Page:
“Okay, Big Time”
Second Male: “You dragged us honey, way beyond.”
Female: “all right, I’m willing for more.”
Second Male: “You’re willing for more. What’s more? First time you get turned down tonight?
Female: I’m quite pleased.
First Male: What’s more? Explain what’s more.”
Female: You know, some nudity and some fondling.
First Male: Lets talk ahead. Is sex okay
Female: Sex is okay, big time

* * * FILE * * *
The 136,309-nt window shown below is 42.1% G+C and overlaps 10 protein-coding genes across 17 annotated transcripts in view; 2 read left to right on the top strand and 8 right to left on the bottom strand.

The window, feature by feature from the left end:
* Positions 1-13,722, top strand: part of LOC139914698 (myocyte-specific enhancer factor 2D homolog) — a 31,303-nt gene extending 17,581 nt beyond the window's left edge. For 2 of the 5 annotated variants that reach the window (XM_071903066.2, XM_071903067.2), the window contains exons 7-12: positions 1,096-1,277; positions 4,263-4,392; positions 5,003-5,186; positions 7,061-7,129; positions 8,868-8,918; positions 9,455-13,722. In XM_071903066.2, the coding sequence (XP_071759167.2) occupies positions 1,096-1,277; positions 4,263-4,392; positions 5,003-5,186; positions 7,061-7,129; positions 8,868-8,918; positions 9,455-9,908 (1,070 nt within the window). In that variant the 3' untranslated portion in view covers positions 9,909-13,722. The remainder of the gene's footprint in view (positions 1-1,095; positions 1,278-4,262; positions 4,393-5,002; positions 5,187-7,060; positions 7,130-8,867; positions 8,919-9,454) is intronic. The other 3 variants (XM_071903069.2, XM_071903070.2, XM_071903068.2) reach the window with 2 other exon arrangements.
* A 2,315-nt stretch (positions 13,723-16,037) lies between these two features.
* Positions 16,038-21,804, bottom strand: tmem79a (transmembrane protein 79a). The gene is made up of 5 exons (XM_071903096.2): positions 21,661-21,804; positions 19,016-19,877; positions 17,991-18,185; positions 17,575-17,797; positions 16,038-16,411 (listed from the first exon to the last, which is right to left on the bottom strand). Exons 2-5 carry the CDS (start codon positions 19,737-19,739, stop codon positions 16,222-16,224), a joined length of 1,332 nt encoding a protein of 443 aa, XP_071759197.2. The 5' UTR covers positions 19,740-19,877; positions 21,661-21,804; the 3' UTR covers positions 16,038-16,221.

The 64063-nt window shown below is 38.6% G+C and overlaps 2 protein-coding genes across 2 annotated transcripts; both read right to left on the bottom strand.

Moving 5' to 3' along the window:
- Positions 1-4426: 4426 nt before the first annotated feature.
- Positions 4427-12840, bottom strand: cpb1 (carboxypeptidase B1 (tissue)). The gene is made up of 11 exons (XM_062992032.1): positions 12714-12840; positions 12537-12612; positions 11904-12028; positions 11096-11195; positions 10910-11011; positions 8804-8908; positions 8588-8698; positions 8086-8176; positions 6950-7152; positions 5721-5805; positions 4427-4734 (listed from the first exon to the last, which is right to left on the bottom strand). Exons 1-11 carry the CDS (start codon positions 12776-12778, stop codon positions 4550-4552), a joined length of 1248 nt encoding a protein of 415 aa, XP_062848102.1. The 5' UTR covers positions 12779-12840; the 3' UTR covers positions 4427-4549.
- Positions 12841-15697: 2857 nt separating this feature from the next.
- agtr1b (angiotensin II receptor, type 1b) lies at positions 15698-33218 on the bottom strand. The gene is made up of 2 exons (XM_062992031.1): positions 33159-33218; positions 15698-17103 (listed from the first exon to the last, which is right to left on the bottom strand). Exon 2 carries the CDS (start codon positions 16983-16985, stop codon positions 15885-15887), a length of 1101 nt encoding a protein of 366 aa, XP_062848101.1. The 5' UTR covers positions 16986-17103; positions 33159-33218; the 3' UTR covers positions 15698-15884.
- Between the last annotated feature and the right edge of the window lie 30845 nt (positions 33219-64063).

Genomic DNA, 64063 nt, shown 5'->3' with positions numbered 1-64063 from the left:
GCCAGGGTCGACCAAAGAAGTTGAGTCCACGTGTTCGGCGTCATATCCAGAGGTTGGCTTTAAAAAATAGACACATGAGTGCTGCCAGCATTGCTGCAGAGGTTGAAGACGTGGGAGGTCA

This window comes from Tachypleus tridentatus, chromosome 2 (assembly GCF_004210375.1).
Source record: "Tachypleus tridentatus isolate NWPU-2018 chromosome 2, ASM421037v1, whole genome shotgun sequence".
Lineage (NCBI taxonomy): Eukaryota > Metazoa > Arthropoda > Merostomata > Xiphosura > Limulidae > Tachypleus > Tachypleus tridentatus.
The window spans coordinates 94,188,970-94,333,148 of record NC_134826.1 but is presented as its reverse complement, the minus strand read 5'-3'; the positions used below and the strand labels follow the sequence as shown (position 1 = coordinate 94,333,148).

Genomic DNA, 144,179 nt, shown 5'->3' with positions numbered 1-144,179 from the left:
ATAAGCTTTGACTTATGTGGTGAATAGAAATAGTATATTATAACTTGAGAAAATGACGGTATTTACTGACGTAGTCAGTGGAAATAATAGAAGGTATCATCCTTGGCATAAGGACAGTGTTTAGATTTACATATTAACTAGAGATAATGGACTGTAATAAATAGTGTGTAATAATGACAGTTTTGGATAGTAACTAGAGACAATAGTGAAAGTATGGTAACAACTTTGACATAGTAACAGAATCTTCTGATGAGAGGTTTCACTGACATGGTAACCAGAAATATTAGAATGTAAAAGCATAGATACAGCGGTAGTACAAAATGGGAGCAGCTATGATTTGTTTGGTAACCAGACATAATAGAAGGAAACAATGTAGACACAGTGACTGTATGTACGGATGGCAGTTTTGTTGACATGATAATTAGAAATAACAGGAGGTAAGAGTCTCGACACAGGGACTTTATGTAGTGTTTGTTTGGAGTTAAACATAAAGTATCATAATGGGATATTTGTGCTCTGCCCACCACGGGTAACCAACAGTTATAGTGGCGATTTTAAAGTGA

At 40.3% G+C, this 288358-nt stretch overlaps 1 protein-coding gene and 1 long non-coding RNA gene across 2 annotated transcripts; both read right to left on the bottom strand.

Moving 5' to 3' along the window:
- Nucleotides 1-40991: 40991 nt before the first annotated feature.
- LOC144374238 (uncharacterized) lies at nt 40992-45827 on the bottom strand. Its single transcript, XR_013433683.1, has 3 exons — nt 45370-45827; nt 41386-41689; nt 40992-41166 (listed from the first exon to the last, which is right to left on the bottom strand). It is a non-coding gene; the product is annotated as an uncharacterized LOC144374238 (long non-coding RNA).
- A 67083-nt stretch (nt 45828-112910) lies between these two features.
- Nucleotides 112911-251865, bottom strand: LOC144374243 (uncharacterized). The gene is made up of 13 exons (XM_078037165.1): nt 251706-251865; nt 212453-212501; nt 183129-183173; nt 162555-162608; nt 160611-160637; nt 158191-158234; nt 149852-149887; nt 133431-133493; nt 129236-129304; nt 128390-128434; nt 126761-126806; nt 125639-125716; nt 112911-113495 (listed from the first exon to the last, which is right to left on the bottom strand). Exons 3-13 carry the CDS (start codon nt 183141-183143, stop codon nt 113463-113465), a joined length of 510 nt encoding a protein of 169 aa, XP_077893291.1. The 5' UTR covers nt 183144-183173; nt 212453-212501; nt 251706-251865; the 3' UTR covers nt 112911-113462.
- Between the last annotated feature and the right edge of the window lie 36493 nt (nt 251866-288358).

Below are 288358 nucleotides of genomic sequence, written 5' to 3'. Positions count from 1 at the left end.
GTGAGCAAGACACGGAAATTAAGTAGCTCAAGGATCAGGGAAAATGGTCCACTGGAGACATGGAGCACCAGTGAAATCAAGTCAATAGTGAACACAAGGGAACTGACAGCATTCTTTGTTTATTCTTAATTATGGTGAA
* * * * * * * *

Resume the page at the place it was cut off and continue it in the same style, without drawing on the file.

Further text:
The first video in the trilogy Beyond Guilt by Ruti Sela and Maayan Amir takes place in the bathrooms of nightclubs in Tel Aviv. It begins with two men addressing the camera. The first to speak reveals that he is taking a break from sex because it is controlling him, as he puts it, “like the tail wagging the dog instead of the dog wagging the tail.” A female voice off asks, “What are you interested in now then?” He answers sophomorically “a good beer.” His friend is getting bored and tries to end the conversation, so the woman ups the ante. She uses herself to entice them to stay engaged, thus increasing the stakes sexually. We don’t see what happens next as the video cuts quickly through to other scenarios. Music gets louder and activity increases with various men and women in their underwear cramming into bathroom stalls. The pace of the video slows again when the same female voice (Sela’s voice) negotiates for a necklace worn by a handsome young man. She offers to perform sexual acts in exchange, increasing the incentives when he turns down her first and second proposals. This upping of the stakes is at times met with suspicion, but it always succeeds in sustaining interest and maintaining the conversation. Sela and Amir seem open to and comfortable with performing any of the propositions presented to them and more. The encounters are provocative and frequently titillating, but negotiation and language make up the crux of the action.